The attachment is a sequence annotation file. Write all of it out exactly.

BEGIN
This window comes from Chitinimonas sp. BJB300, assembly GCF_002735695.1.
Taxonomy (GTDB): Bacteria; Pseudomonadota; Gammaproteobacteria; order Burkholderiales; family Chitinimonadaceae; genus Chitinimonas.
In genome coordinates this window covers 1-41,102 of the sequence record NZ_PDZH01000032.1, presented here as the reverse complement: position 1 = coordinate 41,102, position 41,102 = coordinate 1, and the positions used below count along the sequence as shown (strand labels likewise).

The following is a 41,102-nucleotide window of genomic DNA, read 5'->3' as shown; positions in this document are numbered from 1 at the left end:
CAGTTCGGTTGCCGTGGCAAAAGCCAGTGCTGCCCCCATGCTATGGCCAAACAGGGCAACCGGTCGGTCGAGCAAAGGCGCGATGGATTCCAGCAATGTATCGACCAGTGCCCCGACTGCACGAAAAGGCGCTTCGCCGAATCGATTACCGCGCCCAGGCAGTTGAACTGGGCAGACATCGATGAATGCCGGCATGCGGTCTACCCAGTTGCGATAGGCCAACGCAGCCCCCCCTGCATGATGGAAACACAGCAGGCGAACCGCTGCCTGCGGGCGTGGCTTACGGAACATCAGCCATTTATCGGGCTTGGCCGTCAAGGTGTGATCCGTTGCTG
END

This window comes from Chitinimonas sp. BJB300, assembly GCF_002735695.1.
Taxonomy (GTDB): Bacteria; Pseudomonadota; Gammaproteobacteria; order Burkholderiales; family Chitinimonadaceae; genus Chitinimonas.
In genome coordinates this window covers 1-41,102 of the sequence record NZ_PDZH01000032.1, presented here as the reverse complement: position 1 = coordinate 41,102, position 41,102 = coordinate 1, and the positions used below count along the sequence as shown (strand labels likewise).

The following is a 41,102-nucleotide window of genomic DNA, read 5'->3' as shown; positions in this document are numbered from 1 at the left end:
CAGTTCGGTTGCCGTGGCAAAAGCCAGTGCTGCCCCCATGCTATGGCCAAACAGGGCAACCGGTCGGTCGAGCAAAGGCGCGATGGATTCCAGCAATGTATCGACCAGTGCCCCGACTGCACGAAAAGGCGCTTCGCCGAATCGATTACCGCGCCCAGGCAGTTGAACTGGGCAGACATCGATGAATGCCGGCATGCGGTCTACCCAGTTGCGATAGGCCAACGCAGCCCCCCCTGCATGATGGAAACACAGCAGGCGAACCGCTGCCTGCGGGCGTGGCTTACGGAACATCAGCCATTTATCGGGCTTGGCCGTCAAGGTGTGATCCGTTGCTG